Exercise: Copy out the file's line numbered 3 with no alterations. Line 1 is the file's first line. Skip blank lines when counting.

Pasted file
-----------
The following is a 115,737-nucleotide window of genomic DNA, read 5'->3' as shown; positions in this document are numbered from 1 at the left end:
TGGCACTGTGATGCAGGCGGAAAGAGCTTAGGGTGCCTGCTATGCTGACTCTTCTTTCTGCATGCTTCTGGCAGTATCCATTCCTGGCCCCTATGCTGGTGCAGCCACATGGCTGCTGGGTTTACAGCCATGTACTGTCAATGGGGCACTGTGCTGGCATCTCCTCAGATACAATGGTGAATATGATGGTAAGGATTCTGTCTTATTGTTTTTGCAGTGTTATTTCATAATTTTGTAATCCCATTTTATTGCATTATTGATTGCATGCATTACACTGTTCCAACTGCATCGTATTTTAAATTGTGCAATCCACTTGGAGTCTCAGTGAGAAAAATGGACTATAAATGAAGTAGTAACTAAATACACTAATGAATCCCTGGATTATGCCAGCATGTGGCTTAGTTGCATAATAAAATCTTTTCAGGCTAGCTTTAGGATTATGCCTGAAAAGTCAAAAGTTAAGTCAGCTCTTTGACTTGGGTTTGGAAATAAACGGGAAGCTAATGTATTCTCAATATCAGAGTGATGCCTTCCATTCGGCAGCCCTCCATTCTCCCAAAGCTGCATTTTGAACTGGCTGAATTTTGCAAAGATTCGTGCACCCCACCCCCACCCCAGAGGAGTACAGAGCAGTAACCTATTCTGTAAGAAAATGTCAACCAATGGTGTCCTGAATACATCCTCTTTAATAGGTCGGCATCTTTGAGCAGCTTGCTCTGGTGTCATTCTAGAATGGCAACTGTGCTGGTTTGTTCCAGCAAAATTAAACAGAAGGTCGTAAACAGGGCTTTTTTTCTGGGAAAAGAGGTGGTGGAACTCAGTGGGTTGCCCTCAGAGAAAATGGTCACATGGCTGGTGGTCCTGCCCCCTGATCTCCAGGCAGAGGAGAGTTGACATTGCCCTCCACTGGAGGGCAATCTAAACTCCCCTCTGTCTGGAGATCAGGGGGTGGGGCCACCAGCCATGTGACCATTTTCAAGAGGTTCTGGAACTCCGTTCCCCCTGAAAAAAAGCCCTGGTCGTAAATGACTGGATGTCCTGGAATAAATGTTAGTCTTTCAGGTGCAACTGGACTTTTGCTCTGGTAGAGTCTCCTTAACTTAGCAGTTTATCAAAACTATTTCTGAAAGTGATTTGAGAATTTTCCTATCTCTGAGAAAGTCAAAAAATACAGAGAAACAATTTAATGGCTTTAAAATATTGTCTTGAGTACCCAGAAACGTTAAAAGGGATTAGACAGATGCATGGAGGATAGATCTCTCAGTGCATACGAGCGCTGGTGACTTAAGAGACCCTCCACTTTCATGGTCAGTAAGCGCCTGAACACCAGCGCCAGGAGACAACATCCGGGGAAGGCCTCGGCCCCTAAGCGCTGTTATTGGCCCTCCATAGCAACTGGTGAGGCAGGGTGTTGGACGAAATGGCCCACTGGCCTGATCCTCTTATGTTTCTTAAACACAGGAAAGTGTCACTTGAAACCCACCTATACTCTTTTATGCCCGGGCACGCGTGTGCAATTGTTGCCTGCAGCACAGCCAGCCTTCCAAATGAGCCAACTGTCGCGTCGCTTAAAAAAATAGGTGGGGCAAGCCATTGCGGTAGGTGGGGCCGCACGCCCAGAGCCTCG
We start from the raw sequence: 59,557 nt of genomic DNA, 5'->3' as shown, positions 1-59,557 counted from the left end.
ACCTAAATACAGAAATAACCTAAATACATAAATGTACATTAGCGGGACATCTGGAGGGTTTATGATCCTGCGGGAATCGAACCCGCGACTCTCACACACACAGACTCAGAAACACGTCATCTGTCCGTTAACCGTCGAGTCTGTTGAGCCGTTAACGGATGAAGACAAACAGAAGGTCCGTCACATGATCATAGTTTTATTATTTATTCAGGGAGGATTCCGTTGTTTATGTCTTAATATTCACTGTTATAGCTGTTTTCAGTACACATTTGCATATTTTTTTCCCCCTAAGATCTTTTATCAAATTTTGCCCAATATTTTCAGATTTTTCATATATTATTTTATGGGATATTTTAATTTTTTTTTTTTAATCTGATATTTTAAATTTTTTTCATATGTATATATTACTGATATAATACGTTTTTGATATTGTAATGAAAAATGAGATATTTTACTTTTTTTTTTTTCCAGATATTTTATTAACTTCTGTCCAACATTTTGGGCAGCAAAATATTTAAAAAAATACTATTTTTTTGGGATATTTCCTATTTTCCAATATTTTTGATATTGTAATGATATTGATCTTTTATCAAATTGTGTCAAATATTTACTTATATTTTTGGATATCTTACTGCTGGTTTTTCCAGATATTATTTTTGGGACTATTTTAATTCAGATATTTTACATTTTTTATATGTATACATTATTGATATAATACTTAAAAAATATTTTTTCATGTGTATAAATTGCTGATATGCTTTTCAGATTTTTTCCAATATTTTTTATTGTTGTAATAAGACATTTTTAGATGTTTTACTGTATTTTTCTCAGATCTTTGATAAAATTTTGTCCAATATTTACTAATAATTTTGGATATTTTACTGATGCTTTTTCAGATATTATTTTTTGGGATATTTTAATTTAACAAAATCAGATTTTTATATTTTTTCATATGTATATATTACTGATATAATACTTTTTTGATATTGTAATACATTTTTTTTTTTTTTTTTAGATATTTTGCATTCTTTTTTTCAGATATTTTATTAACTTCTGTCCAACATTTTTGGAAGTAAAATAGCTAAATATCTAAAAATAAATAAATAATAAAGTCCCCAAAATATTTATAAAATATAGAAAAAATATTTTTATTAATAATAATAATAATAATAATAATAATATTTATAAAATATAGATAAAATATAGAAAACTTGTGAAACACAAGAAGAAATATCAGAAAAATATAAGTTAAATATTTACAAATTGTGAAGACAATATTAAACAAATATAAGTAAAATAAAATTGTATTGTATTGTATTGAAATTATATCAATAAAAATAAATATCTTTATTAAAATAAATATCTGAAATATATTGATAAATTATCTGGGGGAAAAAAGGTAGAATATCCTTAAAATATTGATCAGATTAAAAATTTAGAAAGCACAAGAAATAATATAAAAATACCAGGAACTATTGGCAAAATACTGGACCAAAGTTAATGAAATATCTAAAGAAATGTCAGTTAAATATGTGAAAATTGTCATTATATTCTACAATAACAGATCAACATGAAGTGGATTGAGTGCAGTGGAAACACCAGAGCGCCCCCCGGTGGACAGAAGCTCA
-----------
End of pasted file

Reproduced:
We start from the raw sequence: 59,557 nt of genomic DNA, 5'->3' as shown, positions 1-59,557 counted from the left end.